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  3. How much have you refined your most recent religious perspective since you

User Info: Fingerpuppet

Fingerpuppet
4 weeks ago#81
Well, I decided that I wanted to join the military in some capacity when I was 19 and about to turn 20 (so 2014) and originally wanted to be a navy nuclear propulsion officer. But I realized that I wanted to kick in doors rather than sit on a boat over that summer and decided that I was going to join the army instead. But frankly, I wasn't ready for real college and I was unhappy with it so I enlisted midway through the fall semester and left the following January for basic. 72 credit hours and I went infantry, lol

And there was just no way I was going to get a meaningful degree while in. I'm not going to do some online diploma mill bulls*** (American Military University is a great example) and I wouldn't have the ability to do what I needed given the training requirements - you can't exactly take off in the middle of the day to go to the lab, and if you're in the field good luck getting out to take a test (I had to flip out on a guy to be with my wife when she was days away from giving birth). So yeah, I was enlisted the whole time. And it was pretty surreal my last year in taking orders from a guy who was my age but with less experience than my boots.

Frankly though, it was a great experience. The s***ty times were frequent and they sucked, but there are some hugely unique experiences that you can't get anywhere else. I can't speak for noncombat roles, but I had a great time carrying guns with my buddies through forests/swamps/deserts/mountains/etc. I don't think I'd take any of it back. And I'm also glad that I wasn't an officer. I saw how stupid s*** was when I became an NCO because it had to be that way; there was a lot of bulls*** that the joes would get shielded from that they never saw. Not to say that it couldn't have been better.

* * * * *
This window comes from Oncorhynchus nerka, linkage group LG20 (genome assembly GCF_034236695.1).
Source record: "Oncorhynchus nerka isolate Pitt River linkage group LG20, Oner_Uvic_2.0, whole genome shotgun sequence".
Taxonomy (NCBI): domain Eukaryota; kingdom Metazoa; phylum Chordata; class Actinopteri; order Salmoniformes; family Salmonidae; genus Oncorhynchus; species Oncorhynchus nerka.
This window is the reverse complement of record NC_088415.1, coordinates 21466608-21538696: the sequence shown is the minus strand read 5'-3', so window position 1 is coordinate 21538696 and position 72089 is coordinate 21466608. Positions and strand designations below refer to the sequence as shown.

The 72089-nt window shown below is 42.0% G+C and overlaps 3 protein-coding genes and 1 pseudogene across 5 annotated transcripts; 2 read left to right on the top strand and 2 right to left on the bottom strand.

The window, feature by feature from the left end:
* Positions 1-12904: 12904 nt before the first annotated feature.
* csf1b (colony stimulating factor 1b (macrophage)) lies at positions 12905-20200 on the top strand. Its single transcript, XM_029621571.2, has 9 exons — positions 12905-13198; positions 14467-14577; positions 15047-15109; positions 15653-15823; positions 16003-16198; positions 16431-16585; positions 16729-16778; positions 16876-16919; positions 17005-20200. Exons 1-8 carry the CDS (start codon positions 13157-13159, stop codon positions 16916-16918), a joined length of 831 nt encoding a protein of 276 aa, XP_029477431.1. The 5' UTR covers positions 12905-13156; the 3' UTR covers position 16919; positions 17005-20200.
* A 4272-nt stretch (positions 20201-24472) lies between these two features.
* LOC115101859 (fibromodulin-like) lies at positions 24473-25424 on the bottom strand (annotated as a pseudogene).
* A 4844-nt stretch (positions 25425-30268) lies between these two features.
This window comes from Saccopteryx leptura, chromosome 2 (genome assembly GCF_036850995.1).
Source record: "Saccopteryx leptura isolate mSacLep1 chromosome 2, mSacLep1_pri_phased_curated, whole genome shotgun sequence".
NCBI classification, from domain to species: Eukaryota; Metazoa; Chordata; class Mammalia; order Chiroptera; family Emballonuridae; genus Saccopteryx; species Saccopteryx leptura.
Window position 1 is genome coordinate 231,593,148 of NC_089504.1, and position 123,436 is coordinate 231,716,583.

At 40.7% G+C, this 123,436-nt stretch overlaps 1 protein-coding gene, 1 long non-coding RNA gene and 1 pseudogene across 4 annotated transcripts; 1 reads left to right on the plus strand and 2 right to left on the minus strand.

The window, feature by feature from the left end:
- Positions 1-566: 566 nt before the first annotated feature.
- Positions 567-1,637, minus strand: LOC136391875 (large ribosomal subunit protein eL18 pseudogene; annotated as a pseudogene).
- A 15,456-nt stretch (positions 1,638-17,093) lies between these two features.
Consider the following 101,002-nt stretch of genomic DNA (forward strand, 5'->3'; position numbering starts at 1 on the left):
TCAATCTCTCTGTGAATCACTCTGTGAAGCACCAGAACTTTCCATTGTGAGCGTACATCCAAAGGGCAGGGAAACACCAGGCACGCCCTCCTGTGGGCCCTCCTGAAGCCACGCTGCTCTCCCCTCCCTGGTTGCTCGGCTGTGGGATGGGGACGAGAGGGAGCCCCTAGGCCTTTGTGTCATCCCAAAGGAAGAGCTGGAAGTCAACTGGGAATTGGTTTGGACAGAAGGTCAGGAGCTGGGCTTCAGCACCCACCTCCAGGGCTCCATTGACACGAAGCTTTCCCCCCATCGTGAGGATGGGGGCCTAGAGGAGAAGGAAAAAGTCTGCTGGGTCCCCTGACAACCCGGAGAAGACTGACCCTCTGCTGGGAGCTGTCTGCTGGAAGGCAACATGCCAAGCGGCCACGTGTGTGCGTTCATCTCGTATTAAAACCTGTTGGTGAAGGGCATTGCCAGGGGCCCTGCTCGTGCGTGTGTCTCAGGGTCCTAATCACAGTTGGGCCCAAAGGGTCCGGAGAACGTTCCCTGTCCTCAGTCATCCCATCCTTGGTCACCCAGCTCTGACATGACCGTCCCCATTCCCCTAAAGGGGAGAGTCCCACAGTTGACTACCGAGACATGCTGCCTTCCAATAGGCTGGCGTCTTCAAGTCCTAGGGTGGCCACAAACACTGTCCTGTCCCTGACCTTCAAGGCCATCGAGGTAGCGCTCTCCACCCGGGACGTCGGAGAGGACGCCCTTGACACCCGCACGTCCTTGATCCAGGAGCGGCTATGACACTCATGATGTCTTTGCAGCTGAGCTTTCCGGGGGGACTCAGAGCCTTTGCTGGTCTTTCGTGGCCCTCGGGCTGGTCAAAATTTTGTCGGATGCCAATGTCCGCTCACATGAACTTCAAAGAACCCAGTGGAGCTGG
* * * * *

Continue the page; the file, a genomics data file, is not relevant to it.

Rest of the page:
If my plan works out, I probably won't end up getting my degree for a while (and if I do it likely won't be STEM like I'd prefer). I want to work full time in the air national guard so that I can maintain my benefits and give my free college to my son. My dad had 36 years total in the military and 24 in the air guard and he's retiring on 4,500 a month without drawing from his TSP (an IRA for federal employees). Not bad for not having a degree.

Damn, I rambled a lot more than I thought I would.
The Army is a great experience. It sucks so bad that you can deal with literally anything else because it doesn't suck as much.

User Info: LinkFanatic

LinkFanatic
4 weeks ago#82
You have a kid now? God damn, times have changed.
Islam is Chaos Control.

User Info: Fingerpuppet

Fingerpuppet
4 weeks ago#83
Oh yeah. Little man is a perfect copy of me.
The Army is a great experience. It sucks so bad that you can deal with literally anything else because it doesn't suck as much.

User Info: LunaticCritic

LunaticCritic
4 weeks ago#84
Fingerpuppet posted...

If my plan works out, I probably won't end up getting my degree for a while (and if I do it likely won't be STEM like I'd prefer).


Wait, what's torpedoing the STEM idea?
Time to mix drinks and change lives.
http://www.gamefaqs.com/boards/1312-the-ninth-dimension

User Info: JonWood007

JonWood007
4 weeks ago#85
So....the last couple days I've been trying to turn to probability to try to figure out exactly the odds of what happened happened. And....idk whether I can trust my calculations to be right. I won't divulge on here, but when i try adding up just the two major coincidences and treating them as independent events, I get 1 in 1.6 million. And when i add in other factors the number balloons into the 10 millions.